• reporting tool for C-level
  • Threat explorer
    • analysts, admins
Using the Threat Detection dashboard
  • Threat detections in your tenant
  • Security and malware trends
  • Alerts
  • More insights
  • Threat Intelligence Demonstration
Using Threat Explorer
  • Viewing options in Threat explorer
  • Filtering capabilities in Threat Explorer
  • Drilling for details
  • Incident reports
Implementing auditing, insights, and alerts
Overview of auditing in the Security & Compliance Center
  • Auditing architecture in Office 365
  • Audited activities
  • Office 365 Management Activity API
Enabling mailbox auditing in Exchange Online
  • Mailbox actions logged by mailbox audit logging
  • Enabling mailbox auditing
  • Specifying owner actions to audit
  • Changing the age limit for entries in the mailbox audit log
Searching the audit log
  • Enabling auditing in your tenant
  • Granting permissions
  • Searching the audit log
  • Viewing the search results
  • Filtering the search results
  • Exporting the search results to a file
  • Searching the audit log by using Windows PowerShell
  • Using a SIEM application to access your auditing data
Enabling sharing auditing for SharePoint and OneDrive
  • The SharePoint sharing schema
  • The SharePoint Sharing model and sharing events
  • How to identify resources shared with external users
Managing insights and alerts in the Security & Compliance Center
  • Introduction to insights and alerts
  • Types of insights that are available
  • Types of alerts that are generated
  • Alerts features in the Security & Compliance Center
  • Alert policy settings
  • Default alert policies
  • Viewing alerts
  • Managing alerts
Advanced Security Management
Overview of Advanced Security Management
  • Lesson introduction
  • Anomaly detection policies
    •     Login authentication failures
    •     Administrator activity
    •     Inactive accounts
    •     Location
    •     Impossible travel
    •     Device and user agent
  • Activity policies
  • Anomaly detection and activity alerts
  • Policy templates
  • Productivity app discovery
  • App permissions
Implementing policies and alerts
  • Enabling and accessing Advanced Security Management
  • Creating anomaly detection policies
  • Creating activity policies
  • Reviewing and taking action on alerts
  • Investigating activities in the Activity log
  • Grouping IP addresses to simplify management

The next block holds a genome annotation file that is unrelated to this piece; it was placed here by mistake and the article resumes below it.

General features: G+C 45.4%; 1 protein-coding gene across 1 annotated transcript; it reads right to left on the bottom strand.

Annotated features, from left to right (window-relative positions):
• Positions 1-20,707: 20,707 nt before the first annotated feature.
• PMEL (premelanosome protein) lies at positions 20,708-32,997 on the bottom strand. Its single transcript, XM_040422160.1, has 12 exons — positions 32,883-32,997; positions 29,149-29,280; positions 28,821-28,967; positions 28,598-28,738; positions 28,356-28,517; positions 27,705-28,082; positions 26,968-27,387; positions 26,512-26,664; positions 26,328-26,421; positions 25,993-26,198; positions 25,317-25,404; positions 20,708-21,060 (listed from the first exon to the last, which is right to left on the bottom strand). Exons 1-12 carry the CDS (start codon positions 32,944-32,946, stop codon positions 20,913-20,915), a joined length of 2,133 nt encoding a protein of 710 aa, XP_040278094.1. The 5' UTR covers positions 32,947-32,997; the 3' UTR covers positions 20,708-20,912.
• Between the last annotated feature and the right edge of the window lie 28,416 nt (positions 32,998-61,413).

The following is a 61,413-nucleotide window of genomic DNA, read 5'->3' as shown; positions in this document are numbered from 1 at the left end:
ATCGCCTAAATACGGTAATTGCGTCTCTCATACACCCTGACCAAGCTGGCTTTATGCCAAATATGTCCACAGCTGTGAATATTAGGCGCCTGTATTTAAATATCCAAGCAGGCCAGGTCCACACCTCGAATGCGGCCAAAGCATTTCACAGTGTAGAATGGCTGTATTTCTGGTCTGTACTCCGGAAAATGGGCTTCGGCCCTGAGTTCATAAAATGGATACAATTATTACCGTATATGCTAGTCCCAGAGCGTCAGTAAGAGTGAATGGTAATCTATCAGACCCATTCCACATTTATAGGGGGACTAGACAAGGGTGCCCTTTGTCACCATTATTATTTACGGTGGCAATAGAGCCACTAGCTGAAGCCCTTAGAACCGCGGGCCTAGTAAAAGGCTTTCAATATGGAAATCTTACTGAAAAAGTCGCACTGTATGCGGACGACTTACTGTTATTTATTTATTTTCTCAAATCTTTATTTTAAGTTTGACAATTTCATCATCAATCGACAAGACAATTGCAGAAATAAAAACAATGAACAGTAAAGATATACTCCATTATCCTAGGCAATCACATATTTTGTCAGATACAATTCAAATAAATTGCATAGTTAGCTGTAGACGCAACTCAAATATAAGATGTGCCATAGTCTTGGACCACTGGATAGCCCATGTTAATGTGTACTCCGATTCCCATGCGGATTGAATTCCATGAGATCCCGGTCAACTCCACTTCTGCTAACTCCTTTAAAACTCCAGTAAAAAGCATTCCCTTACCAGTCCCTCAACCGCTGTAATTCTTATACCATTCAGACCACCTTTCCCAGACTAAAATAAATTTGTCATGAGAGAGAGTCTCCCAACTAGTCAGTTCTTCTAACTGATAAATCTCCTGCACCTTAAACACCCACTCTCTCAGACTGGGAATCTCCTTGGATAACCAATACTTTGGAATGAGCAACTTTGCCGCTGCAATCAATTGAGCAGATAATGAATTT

Implementing app discovery
  • Log file requirements
  • Supported vendors and their data attributes
  • Creating app discovery reports
  • Reviewing app discovery findings
  • Troubleshooting errors when log files are uploaded
Implementing app permissions
  • App permissions architecture
  • Managing app permissions
  • Approving or banning an app
Conclusion
Unfortunately I do not have access to an Office 365 environment for testing. So I was thankful that the course gives a broad insight of the posibilites of the security configurations of Office 365. Lots of the topics come withshort  examples (like phishing, spoofing etc.) and a short video clip.

From my side more insight on the security mechanisms and more detail on Threat Intelligence would have been great.  The course goes into logging and how to find strange behaviour, malware and threat intelligence. Which was really nice to see how much effort Microsoft put into securing their cloud products.

A lot of the questions in the module assessements questions are more about configuration the platform itself or how tabs are named, I felt a bit like in a MS exam long time ago. Large parts of the content is text and not videos, most courses are a bit different here.

The course gave a good overview and insights for understanding Security in Office 365 for me, that’s what I was looking for.
Links

Recommended Talks for the New Year (mainly 35C3)

Like last here here some recommendations for starting into 2019. Mainly from 35C3 and one from Bluehat.

See the original thread from twitter here (It’s a bit messed up, but should be complete):

Review Cybrary Advanced Cyber Threat Intelligence

Since I found that some information was missing from this course https://govolution.wordpress.com/2018/06/30/review-udemy-certified-cyber-threat-intelligence-analyst/
I found a course on cybrary, which is only about 3 hours long and which is free.

So the review will also be a bit shorter. For the content please review:
https://www.cybrary.it/course/advanced-cyber-threat-intelligence/

Module 1 – Threat Intelligence Maturity Model is the intro, with an interesting analysis about maturity levels of organisations related to threat intelligence which I found pretty informative.